Poster Presentation 25th Lorne Cancer Conference 2013

Functional analysis of genes in regions commonly amplified in high-grade serous and endometrioid ovarian cancer (#154)

Sally J Davis 1 , Karen E Sheppard 2 , Richard B Pearson 2 , Ian G Campbell 1 , Kylie L Gorringe 1 , Kaylene J Simpson 3
  1. Cancer Genetics Laboratory, Peter MacCallum Cancer Centre, East Melbourne, Victoria, Australia
  2. Oncogenic Signalling and Growth Control Program, Peter MacCallum Cancer Centre, East Melbourne, Victoria, Australia
  3. Victorian Centre for Functional Genomics, Peter MacCallum Cancer Centre, East Melbourne, Victoria, Australia

Ovarian cancer has the highest mortality rate of all the gynecologic malignancies and is responsible for ~140,000 deaths annually worldwide. Copy number amplification is frequently associated with the activation of oncogenic drivers in this tumor type, but their cytogenetic complexity and heterogeneity has made it difficult to determine which gene(s) within an amplicon represent the genuine oncogenic driver. We sought to identify amplicon targets by conducting a comprehensive functional analysis of genes located in regions of amplification in high-grade serous and endometrioid ovarian tumors.
Capitalizing on developments in high-throughput siRNA screening technology, we systematically assessed all genes within regions commonly amplified in high grade serous and endometrioid cancer to identify functional driver genes that may be targeted in the treatment of advanced tumors. Our boutique siRNA library targeting 272 genes located within regions of amplification in primary ovarian cancers was screened across a panel of 18 ovarian cell lines. Hits identified by the functional viability screen were further interrogated in primary tumor cohorts to determine the clinical outcomes associated with amplification and gene over expression.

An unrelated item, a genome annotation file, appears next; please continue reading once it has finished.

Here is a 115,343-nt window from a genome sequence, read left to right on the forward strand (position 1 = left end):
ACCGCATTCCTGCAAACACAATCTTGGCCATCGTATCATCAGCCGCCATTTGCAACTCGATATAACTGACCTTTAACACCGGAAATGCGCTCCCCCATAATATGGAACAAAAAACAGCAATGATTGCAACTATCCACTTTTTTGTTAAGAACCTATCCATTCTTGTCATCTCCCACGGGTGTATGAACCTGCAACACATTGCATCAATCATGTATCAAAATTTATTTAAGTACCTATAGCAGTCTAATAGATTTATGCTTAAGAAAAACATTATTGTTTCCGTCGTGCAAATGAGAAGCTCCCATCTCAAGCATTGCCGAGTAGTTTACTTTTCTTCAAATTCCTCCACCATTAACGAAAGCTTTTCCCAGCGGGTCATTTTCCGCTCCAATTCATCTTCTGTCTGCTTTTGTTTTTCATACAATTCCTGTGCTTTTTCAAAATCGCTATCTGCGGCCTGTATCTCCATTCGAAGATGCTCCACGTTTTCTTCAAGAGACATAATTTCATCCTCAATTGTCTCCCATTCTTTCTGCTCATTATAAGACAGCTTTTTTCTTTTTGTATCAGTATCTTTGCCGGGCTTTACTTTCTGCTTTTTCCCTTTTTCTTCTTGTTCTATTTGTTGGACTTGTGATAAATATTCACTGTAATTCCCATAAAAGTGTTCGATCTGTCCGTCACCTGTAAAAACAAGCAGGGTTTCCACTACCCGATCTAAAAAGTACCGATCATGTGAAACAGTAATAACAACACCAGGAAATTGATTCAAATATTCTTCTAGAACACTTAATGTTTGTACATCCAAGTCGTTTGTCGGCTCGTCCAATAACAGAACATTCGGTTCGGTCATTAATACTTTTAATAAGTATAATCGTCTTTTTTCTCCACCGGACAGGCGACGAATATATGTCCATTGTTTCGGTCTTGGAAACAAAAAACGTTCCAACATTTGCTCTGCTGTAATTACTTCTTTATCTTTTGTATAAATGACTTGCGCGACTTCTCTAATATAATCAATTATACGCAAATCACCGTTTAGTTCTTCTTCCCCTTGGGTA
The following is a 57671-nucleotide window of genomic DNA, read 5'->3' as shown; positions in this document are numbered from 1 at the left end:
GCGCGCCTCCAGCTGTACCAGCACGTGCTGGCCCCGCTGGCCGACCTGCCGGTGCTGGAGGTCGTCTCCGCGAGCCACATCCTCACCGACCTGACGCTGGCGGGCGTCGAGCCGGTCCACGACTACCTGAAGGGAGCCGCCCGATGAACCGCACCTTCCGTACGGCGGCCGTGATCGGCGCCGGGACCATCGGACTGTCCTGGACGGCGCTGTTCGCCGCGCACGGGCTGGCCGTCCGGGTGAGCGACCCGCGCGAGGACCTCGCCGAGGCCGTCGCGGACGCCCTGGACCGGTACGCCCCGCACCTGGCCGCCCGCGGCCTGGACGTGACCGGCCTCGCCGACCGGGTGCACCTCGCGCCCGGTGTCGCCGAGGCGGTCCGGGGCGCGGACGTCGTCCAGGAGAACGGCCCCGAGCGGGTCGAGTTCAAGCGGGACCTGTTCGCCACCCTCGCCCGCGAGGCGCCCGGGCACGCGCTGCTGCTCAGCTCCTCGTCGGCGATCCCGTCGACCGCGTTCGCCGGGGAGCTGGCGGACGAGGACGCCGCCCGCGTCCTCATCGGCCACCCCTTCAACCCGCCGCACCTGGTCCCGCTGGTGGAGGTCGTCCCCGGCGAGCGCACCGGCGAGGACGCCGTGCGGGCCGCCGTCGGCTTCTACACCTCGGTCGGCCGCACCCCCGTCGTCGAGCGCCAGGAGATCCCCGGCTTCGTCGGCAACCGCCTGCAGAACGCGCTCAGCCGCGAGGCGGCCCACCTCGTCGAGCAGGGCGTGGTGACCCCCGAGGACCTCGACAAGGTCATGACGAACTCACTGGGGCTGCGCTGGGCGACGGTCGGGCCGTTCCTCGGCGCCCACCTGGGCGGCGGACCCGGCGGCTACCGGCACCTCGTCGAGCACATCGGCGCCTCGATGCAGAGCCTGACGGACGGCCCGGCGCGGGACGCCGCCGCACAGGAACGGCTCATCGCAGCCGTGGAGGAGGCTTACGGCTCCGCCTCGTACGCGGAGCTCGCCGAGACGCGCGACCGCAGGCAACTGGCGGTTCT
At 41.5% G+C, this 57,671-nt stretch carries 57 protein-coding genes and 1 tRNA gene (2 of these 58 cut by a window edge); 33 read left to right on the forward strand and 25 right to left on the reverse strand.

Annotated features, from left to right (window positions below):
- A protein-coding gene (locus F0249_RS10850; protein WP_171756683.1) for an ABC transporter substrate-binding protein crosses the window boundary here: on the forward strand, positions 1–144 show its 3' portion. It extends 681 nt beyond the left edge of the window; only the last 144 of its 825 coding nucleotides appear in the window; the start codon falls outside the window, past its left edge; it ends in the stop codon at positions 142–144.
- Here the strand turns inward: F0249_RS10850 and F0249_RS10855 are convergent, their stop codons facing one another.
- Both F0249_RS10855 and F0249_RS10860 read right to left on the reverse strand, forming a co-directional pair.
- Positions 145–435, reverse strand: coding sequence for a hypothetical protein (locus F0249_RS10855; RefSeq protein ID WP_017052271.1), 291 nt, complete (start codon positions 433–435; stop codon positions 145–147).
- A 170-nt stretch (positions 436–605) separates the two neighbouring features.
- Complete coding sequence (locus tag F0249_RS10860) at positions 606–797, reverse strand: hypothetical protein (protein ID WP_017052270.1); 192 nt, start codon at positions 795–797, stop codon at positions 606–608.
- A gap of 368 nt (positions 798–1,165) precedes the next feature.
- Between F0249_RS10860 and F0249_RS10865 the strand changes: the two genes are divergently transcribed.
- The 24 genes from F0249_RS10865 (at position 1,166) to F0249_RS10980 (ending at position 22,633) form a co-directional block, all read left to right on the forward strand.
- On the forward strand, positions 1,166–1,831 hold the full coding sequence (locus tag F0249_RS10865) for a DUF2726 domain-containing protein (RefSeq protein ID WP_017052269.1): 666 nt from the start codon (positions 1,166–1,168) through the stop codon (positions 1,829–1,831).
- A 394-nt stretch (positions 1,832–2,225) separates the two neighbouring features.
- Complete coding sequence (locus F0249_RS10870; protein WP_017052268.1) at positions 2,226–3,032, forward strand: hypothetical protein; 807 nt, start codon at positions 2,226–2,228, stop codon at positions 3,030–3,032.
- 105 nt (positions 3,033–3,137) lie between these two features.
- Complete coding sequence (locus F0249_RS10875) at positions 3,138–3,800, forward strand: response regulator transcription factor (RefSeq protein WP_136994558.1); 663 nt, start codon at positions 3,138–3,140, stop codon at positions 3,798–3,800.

We identified a number of genes as critical for cellular viability when amplified, including URI1, PAK4, GAB2 and DYRK1B. Integration of primary tumor gene expression and outcome data provided further evidence for the therapeutic utility of such genes, particularly URI1 and GAB2, which were significantly associated with survival in two independent tumor cohorts.
By taking this integrative approach to target discovery we have streamlined the translation of high-resolution genomic data into pre-clinical in vitro studies, resulting in the identification of a number of genes that may be specifically targeted for the treatment of advanced ovarian tumors.